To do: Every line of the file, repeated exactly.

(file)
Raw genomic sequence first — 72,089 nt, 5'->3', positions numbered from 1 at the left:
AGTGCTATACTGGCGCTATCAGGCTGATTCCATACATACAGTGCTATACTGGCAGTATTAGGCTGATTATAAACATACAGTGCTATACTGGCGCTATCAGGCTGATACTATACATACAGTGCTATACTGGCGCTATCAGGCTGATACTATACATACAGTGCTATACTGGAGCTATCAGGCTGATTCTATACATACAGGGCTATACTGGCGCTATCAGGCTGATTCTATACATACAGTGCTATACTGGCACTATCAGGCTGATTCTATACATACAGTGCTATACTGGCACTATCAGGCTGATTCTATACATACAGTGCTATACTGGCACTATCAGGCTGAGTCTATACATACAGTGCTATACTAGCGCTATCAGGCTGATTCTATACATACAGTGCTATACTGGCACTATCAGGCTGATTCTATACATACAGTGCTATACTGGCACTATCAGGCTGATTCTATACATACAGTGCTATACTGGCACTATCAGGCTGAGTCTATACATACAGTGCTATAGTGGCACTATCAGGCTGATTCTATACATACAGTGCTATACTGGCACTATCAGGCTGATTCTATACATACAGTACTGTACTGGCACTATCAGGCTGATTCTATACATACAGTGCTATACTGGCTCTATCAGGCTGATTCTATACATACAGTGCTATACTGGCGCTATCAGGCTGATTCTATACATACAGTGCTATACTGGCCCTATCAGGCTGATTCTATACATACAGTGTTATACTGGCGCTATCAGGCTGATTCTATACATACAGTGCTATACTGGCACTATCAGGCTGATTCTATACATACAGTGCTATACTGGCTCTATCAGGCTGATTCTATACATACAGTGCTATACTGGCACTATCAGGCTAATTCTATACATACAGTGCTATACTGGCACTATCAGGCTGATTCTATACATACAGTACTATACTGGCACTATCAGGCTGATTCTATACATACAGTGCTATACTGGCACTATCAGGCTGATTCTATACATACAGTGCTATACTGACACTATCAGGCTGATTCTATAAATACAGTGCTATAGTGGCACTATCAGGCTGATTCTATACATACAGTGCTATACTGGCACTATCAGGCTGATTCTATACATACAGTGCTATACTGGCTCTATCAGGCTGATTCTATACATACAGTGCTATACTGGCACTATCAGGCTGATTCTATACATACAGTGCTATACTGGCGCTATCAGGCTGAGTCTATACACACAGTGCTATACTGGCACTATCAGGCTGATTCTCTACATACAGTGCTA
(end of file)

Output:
Raw genomic sequence first — 72,089 nt, 5'->3', positions numbered from 1 at the left:
AGTGCTATACTGGCGCTATCAGGCTGATTCCATACATACAGTGCTATACTGGCAGTATTAGGCTGATTATAAACATACAGTGCTATACTGGCGCTATCAGGCTGATACTATACATACAGTGCTATACTGGCGCTATCAGGCTGATACTATACATACAGTGCTATACTGGAGCTATCAGGCTGATTCTATACATACAGGGCTATACTGGCGCTATCAGGCTGATTCTATACATACAGTGCTATACTGGCACTATCAGGCTGATTCTATACATACAGTGCTATACTGGCACTATCAGGCTGATTCTATACATACAGTGCTATACTGGCACTATCAGGCTGAGTCTATACATACAGTGCTATACTAGCGCTATCAGGCTGATTCTATACATACAGTGCTATACTGGCACTATCAGGCTGATTCTATACATACAGTGCTATACTGGCACTATCAGGCTGATTCTATACATACAGTGCTATACTGGCACTATCAGGCTGAGTCTATACATACAGTGCTATAGTGGCACTATCAGGCTGATTCTATACATACAGTGCTATACTGGCACTATCAGGCTGATTCTATACATACAGTACTGTACTGGCACTATCAGGCTGATTCTATACATACAGTGCTATACTGGCTCTATCAGGCTGATTCTATACATACAGTGCTATACTGGCGCTATCAGGCTGATTCTATACATACAGTGCTATACTGGCCCTATCAGGCTGATTCTATACATACAGTGTTATACTGGCGCTATCAGGCTGATTCTATACATACAGTGCTATACTGGCACTATCAGGCTGATTCTATACATACAGTGCTATACTGGCTCTATCAGGCTGATTCTATACATACAGTGCTATACTGGCACTATCAGGCTAATTCTATACATACAGTGCTATACTGGCACTATCAGGCTGATTCTATACATACAGTACTATACTGGCACTATCAGGCTGATTCTATACATACAGTGCTATACTGGCACTATCAGGCTGATTCTATACATACAGTGCTATACTGACACTATCAGGCTGATTCTATAAATACAGTGCTATAGTGGCACTATCAGGCTGATTCTATACATACAGTGCTATACTGGCACTATCAGGCTGATTCTATACATACAGTGCTATACTGGCTCTATCAGGCTGATTCTATACATACAGTGCTATACTGGCACTATCAGGCTGATTCTATACATACAGTGCTATACTGGCGCTATCAGGCTGAGTCTATACACACAGTGCTATACTGGCACTATCAGGCTGATTCTCTACATACAGTGCTA